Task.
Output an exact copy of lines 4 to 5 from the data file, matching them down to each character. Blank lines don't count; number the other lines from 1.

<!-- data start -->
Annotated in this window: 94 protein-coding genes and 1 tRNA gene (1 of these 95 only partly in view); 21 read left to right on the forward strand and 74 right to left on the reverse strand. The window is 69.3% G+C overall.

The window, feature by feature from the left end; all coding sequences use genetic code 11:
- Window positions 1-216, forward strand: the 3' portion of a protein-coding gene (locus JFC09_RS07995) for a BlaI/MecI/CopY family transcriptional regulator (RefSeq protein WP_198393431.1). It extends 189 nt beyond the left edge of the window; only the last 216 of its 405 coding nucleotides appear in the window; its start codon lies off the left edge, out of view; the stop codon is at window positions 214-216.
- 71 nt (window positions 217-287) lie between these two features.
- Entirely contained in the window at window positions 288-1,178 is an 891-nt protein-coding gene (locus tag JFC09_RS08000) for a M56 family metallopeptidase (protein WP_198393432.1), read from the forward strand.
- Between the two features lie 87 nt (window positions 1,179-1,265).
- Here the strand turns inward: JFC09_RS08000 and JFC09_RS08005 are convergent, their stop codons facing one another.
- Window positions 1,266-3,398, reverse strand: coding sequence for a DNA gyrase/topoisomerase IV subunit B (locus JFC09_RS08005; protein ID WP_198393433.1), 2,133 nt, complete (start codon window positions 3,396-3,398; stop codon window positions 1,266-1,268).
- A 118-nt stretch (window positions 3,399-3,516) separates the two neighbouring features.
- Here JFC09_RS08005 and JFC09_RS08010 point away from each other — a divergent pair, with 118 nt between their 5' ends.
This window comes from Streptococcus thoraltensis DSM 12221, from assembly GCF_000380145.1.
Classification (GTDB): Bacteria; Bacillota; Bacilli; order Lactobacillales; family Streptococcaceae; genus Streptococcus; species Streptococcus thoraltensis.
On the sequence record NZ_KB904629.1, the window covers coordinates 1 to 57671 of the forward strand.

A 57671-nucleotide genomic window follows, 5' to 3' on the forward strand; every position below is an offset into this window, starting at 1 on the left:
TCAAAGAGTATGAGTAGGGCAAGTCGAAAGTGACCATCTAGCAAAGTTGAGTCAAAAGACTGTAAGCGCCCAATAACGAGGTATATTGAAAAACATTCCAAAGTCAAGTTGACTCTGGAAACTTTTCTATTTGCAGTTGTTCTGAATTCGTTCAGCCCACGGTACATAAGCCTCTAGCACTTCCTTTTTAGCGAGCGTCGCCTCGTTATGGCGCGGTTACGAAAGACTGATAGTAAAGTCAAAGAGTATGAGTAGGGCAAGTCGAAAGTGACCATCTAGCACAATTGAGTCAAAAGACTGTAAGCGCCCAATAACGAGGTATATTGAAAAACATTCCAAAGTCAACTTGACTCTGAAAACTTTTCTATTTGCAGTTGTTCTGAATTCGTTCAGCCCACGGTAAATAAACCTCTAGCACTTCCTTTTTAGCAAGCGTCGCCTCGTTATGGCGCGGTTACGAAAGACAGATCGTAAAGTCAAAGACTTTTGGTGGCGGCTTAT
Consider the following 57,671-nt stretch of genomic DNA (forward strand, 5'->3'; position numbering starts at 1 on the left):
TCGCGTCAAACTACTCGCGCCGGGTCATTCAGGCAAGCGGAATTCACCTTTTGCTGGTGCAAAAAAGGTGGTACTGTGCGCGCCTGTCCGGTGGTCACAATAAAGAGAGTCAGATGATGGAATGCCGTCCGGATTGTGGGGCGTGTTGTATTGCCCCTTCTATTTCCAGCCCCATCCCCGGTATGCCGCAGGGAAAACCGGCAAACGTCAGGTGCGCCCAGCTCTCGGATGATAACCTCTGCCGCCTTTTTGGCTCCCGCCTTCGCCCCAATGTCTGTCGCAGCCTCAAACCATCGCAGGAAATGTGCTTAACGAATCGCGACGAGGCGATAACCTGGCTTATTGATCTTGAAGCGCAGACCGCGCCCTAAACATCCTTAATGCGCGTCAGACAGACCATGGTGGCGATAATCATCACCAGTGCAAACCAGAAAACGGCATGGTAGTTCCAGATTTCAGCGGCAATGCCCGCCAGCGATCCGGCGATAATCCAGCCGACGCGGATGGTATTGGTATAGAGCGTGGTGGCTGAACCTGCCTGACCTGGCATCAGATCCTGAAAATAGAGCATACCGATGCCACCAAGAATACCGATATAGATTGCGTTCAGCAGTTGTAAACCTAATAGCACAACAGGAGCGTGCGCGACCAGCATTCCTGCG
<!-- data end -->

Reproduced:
- 71 nt (window positions 217-287) lie between these two features.
- Entirely contained in the window at window positions 288-1,178 is an 891-nt protein-coding gene (locus tag JFC09_RS08000) for a M56 family metallopeptidase (protein WP_198393432.1), read from the forward strand.